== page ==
This document contains the following words: “The Security Council reaffirms in this connection its commitment to the territorial integrity of Ukraine, in accordance with the Charter of the United Nations. The Security Council recalls that in the Treaty between the Russian Federation and Ukraine, signed in Kiev on 19 November 1990, the High Contracting Parties committed themselves to respect each other’s territorial integrity within their currently existing frontiers”.

At the mentioned Council meeting the Russian representative said (quote): “As we remain dedicated to the principle of the inviolability of the borders within the Commonwealth of Independent States, inter alia between the Russian Federation and Ukraine, Russia intends strictly to abide by the fundamental norms of civilized behavior for States in the international arena, based on the firm ground of international law, respect for the Charter of the United Nations and the principles of the Conference on Security and Cooperation in Europe”.

As we see, the Russian firm intention of 1993 to conduct itself as a civilized state has not, unfortunately, evolved into a principled and consistent policy, as its invasions in Georgia in 2008 and Ukraine in 2014 clearly reveal.

And this is the state that is fond of accusing others of “недоговороспособности” which means being incapable of fulfilling their contractual obligations! It can be quite fascinating to observe the Russian side declaring one thing, doing completely the opposite and simultaneously attempting, figuratively speaking, to turn the tables around and convince everyone that black is white and white is black.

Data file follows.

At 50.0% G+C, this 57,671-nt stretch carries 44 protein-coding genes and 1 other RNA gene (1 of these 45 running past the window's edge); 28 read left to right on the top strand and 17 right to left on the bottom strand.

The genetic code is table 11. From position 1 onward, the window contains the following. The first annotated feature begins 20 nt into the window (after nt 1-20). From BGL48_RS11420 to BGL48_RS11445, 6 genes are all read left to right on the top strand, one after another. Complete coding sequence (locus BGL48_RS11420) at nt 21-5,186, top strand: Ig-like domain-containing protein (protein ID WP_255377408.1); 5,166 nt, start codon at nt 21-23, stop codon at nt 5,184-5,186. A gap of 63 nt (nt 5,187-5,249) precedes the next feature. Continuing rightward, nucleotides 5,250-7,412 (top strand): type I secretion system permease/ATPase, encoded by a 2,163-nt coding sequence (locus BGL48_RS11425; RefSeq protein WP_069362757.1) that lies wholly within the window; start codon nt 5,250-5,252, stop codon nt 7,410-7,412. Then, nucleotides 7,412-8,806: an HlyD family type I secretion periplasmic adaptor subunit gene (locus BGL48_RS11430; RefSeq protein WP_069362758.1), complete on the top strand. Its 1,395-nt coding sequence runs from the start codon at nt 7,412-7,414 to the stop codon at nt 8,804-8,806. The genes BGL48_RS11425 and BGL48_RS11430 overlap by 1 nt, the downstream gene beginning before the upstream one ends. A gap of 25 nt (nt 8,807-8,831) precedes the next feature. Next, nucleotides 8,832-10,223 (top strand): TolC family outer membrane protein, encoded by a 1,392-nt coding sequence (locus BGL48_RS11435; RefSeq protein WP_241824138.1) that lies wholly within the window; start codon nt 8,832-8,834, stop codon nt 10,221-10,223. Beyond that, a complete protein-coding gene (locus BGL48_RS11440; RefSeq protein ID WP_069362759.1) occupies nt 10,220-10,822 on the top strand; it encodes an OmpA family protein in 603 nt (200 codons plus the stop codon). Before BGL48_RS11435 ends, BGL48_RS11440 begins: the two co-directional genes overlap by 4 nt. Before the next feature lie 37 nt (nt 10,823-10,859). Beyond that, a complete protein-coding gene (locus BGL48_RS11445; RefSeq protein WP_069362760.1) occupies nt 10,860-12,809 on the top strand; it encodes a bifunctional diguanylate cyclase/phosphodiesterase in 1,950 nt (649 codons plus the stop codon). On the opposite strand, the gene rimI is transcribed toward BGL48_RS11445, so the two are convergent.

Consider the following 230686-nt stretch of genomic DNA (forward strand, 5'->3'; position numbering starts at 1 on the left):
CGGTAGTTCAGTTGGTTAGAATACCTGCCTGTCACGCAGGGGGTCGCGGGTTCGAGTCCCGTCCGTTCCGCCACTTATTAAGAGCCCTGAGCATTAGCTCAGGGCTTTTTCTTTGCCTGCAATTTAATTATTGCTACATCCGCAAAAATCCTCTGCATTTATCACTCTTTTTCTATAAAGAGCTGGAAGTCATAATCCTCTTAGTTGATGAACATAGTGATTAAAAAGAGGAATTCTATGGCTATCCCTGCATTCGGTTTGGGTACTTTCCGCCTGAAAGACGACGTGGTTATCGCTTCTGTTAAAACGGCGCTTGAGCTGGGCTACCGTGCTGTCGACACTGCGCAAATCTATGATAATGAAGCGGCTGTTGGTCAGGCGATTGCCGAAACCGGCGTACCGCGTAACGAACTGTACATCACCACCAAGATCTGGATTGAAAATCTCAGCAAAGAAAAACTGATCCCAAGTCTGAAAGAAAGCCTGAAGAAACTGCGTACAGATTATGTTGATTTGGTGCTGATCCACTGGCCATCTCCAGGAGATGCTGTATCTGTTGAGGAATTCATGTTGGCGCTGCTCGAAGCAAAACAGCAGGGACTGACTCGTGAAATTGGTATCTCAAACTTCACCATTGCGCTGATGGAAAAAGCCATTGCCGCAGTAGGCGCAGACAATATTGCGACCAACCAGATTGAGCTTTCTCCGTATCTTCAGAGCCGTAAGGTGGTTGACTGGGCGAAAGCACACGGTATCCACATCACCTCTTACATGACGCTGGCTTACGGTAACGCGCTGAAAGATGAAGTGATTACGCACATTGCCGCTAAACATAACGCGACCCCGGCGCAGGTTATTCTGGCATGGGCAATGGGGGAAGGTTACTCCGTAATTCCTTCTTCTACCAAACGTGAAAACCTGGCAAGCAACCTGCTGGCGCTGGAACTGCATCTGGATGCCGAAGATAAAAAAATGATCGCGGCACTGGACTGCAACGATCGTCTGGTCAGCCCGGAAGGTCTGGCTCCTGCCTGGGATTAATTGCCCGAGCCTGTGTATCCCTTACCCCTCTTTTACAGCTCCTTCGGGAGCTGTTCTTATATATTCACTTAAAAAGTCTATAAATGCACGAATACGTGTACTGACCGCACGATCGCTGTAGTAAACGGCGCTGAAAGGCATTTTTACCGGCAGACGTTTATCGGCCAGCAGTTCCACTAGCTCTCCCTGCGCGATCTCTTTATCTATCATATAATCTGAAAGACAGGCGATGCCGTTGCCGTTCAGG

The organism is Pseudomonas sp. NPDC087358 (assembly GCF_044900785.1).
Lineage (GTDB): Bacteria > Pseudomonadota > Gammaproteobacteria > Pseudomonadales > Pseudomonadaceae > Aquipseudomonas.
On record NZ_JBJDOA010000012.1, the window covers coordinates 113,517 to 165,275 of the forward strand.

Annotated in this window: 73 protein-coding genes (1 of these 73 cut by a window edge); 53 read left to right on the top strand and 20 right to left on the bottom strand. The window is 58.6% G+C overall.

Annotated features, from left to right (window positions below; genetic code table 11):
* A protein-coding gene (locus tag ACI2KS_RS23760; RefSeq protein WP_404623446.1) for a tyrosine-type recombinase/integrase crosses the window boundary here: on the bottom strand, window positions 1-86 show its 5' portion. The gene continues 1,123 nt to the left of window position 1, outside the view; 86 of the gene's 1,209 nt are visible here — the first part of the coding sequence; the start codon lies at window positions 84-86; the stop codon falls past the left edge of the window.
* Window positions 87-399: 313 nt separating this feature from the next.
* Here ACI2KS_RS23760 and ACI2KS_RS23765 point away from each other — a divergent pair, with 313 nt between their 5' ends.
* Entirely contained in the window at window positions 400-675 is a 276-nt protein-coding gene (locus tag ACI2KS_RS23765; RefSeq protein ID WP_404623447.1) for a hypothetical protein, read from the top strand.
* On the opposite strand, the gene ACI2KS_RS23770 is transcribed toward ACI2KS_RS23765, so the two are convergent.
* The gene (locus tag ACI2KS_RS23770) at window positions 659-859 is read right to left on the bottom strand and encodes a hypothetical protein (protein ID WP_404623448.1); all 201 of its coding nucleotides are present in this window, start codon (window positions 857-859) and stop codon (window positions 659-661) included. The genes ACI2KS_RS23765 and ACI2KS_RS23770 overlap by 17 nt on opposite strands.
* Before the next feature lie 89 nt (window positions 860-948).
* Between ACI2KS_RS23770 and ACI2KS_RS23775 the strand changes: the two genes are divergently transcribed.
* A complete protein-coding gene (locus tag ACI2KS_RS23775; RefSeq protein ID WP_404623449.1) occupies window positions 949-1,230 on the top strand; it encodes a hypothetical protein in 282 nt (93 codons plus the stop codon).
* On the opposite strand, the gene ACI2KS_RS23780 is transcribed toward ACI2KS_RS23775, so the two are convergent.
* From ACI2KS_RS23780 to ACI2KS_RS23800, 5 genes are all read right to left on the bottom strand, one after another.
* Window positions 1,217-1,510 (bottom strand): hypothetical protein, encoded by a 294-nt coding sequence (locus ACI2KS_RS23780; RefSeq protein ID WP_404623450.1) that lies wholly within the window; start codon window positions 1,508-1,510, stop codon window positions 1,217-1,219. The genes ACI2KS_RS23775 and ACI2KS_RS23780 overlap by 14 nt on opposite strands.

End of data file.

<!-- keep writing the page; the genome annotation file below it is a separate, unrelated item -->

At this point I would like to cite Mathew, verse 16, chapter 7: “By their fruits you will recognize them”. The Russian fruits are rather obvious.

To conclude, Mr.President, as we are continuing our rhetorical exercise here for three hours already, let me remind that tomorrow the Minsk Group will hold its 103rd meeting. For many months the participants of the Minsk process desperately try to convince Russia to agree to the prisoners’ exchange based on any formula agreeable to them, including “all to all”. Ukraine has also sent 13 official written proposals with different formulas on exchanging Ukrainian prisoners in Russia and the occupied territories for Russian citizens who have been sentenced in Ukraine for crimes against territorial integrity and sovereignty of Ukraine. No response. We care about our people. And Russia sends a clear signal to all their soldiers – we will not do anything to get you back home.

The issue at stake in Minsk for tomorrow is the fate of three Ukrainians captured and held in Donetsk for nearly four years now – Богдан Пантюшенко, Олександр Коріньков and also Сергій Глондарь, whose 3 years old daughter has never seen him.

Let us make our meeting meaningful and jointly call on Russia to release them.

I thank you